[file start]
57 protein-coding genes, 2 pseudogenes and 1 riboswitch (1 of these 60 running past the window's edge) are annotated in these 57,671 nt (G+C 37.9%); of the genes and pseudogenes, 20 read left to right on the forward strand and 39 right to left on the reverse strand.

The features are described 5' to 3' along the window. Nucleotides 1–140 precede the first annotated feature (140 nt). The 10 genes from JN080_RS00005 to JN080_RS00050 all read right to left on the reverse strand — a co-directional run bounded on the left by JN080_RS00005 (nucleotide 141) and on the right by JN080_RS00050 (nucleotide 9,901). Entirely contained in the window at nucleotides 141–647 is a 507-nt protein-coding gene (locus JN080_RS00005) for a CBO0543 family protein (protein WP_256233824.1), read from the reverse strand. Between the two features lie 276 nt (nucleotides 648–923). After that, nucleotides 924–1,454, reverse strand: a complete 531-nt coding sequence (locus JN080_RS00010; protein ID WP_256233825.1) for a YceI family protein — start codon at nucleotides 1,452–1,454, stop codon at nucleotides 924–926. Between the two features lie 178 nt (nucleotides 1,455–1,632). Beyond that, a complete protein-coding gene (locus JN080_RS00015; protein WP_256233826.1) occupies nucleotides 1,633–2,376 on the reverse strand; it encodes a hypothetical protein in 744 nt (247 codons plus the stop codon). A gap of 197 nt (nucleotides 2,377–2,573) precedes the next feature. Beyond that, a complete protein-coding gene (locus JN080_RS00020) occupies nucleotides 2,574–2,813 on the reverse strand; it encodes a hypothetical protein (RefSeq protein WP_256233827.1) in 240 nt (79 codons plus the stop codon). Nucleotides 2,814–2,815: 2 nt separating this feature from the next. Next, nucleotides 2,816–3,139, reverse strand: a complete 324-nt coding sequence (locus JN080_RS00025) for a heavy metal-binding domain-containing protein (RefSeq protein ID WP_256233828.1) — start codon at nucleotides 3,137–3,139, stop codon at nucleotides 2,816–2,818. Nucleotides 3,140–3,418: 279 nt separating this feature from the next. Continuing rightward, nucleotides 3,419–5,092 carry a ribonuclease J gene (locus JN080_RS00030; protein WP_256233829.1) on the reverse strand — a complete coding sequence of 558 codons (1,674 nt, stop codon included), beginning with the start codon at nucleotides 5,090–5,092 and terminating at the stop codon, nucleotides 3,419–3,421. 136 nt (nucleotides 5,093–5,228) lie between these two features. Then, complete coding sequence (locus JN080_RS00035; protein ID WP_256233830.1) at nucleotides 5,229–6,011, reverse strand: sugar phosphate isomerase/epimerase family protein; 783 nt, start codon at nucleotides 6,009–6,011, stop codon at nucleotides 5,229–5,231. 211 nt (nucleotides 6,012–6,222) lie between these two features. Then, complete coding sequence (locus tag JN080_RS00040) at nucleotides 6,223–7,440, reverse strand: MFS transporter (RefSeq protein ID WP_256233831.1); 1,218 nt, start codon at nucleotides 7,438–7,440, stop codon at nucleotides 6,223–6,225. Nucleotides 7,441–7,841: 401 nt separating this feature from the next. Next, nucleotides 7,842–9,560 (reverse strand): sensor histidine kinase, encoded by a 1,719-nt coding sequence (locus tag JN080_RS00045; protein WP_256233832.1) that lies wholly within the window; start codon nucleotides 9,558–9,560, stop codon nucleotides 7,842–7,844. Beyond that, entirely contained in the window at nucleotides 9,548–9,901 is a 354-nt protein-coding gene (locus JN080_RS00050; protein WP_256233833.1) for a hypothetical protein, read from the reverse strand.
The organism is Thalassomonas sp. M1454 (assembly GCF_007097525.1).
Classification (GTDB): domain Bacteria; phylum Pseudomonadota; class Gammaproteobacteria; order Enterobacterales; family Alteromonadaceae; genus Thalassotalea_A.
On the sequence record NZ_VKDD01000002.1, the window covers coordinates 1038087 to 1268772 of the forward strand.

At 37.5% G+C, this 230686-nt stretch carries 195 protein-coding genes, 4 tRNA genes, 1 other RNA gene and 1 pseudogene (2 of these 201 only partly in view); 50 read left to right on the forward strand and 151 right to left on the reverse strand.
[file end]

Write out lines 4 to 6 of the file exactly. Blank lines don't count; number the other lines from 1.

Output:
Classification (GTDB): domain Bacteria; phylum Pseudomonadota; class Gammaproteobacteria; order Enterobacterales; family Alteromonadaceae; genus Thalassotalea_A.
On the sequence record NZ_VKDD01000002.1, the window covers coordinates 1038087 to 1268772 of the forward strand.

At 37.5% G+C, this 230686-nt stretch carries 195 protein-coding genes, 4 tRNA genes, 1 other RNA gene and 1 pseudogene (2 of these 201 only partly in view); 50 read left to right on the forward strand and 151 right to left on the reverse strand.